Community Justice Project is a Miami-based movement lawyering organization focused on building the power of movements for racial justice and human rights. Having been in existence for a few years, CJP will use the Fellowship to design new organizational infrastructure to ensure that the institution they are building reflects the transformative values that underpin our work as we grow.
Alana Greer co-founded the Community Justice Project, Inc. in 2015. She was previously a staff attorney at Florida Legal Services and Advancement Project in Washington, DC, where she worked with youth and parent leaders across the nation to fighting to end the School-to-Prison Pipeline. Originally from Miami, Alana left Florida to attend Boston College and Harvard Law School, where she was a student attorney at the Harvard Legal Aid Bureau, and returned home to support youth organizing that arose after the killing of Trayvon Martin. Prior to law school, she was a member of the Jesuit Volunteer Corps and worked with the Lawyers’ Committee for Civil Rights of the San Francisco Bay Area against the criminalization of homelessness. Alana is passionate about lifting up the voices of the community members she works with and using her legal and analytic skills to support grassroots movements seeking to dismantle structural racism and inequality. She is an Echoing Green Black Male Achievement Fellow and an advisory board member for the Dream Defenders. Follow Alana on Twitter @Alana_Greer.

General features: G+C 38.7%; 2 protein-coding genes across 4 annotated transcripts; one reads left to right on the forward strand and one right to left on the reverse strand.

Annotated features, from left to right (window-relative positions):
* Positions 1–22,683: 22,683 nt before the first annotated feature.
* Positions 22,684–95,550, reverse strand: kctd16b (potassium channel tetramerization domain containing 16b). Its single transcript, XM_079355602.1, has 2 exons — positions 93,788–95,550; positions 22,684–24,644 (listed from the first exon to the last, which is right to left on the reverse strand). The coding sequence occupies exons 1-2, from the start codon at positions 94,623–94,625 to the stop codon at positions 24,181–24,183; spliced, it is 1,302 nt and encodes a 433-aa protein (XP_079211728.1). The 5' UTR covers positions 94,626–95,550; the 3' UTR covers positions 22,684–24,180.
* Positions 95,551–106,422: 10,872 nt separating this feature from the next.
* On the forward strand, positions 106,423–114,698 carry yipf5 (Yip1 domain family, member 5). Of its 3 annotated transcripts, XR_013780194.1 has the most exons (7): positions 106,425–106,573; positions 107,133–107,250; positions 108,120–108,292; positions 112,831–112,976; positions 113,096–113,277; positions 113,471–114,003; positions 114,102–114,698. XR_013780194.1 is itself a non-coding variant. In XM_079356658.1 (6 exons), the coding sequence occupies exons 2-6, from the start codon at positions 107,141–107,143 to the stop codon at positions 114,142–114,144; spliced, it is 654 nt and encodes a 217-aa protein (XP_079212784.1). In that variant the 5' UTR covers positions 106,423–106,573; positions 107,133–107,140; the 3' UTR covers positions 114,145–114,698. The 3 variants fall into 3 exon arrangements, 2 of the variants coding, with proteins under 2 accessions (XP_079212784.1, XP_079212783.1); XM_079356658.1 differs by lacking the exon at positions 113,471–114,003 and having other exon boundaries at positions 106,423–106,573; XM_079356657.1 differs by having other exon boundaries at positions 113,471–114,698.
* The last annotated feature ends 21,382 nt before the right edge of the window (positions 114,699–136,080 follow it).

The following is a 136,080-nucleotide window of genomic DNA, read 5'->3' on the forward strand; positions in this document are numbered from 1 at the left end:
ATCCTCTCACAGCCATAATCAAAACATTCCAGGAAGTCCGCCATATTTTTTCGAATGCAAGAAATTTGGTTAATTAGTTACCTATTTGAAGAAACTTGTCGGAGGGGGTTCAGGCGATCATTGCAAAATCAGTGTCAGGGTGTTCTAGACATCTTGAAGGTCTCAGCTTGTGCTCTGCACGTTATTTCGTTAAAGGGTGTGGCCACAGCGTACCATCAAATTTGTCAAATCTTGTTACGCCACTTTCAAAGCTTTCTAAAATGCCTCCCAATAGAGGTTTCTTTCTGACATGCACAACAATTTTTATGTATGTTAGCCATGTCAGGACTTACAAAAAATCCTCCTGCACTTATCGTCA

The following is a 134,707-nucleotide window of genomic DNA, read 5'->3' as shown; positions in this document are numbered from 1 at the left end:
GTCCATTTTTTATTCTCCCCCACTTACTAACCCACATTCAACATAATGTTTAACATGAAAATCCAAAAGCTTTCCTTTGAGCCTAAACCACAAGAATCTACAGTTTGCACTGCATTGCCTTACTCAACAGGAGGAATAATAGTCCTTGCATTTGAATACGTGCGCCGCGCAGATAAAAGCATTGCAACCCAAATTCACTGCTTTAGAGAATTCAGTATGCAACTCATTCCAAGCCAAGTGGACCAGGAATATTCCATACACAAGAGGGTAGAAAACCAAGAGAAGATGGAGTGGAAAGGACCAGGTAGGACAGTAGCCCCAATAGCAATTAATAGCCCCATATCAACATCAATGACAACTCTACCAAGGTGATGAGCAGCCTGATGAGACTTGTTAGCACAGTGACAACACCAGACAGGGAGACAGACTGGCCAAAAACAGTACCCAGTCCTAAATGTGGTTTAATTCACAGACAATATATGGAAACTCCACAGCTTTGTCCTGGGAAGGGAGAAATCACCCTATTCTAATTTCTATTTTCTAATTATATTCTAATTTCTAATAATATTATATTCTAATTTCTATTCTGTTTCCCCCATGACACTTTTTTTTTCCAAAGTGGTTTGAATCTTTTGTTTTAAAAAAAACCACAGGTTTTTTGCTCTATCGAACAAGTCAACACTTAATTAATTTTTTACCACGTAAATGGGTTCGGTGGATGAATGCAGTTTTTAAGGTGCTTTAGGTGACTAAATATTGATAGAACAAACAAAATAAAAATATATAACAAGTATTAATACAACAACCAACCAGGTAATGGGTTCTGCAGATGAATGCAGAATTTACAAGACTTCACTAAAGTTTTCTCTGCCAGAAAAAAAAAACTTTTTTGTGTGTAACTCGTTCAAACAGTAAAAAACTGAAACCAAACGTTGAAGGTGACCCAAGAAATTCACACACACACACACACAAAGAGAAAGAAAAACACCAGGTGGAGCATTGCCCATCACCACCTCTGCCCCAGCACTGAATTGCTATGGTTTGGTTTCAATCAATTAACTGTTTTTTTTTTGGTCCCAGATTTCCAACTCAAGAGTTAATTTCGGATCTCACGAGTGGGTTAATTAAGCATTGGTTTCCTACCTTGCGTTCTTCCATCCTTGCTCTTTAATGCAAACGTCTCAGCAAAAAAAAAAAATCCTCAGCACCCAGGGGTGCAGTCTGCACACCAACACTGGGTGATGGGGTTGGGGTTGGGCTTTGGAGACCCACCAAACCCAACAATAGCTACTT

Meena Jagannath co-founded the Community Justice Project, Inc. in 2015. She is a movement lawyer with an extensive background in activism and international human rights. Prior to coming to Miami, she worked for the Bureau des Avocats Internationaux in Port-au-Prince, Haiti, where she coordinated the Rape Accountability and Prevention Project, which combined direct legal representation with advocacy and capacity building of grassroots women’s groups. While using her legal skills to build the power of movements locally in South Florida, she has also brought to bear her international human rights expertise in delegations to the United Nations to elevate U.S.-based human rights issues like police accountability and Stand Your Ground laws to the international level. Meena has published several articles in law journals and other media outlets, and has spoken in numerous academic and conference settings. She received her J.D from University of Washington Law School where she was a William H. Gates Public Service Law Scholar. She also holds a Master's degree in International Affairs (human rights concentration) from the School of International and Public Affairs at Columbia University, and a B.A. in International Relations and Peace and Justice Studies from Tufts University. Follow Meena on Twitter @meenajag.
Oscar Londoño is a Skadden Fellow at the Community Justice Project. As a community and movement lawyer, Oscar partners with community-based organizations to provide direct legal services, community education, and strategic litigation and policy support to low-wage immigrant workers organizing across South Florida, including domestic workers, day laborers, and farmworkers. Born and raised in Miami, Oscar received his J.D. from New York University School of Law, where he was a Root-Tilden-Kern Public Interest Scholar and a Derrick Bell Scholar for Public Service, and his B.A. in Sociology from Cornell University. During law school, Oscar interned with various community and movement lawyering organizations, including Make the Road New York, the Community Activism Law Alliance, and the Community Justice Project, where he participated in the Bertha Justice Institute’s Ella Baker Program.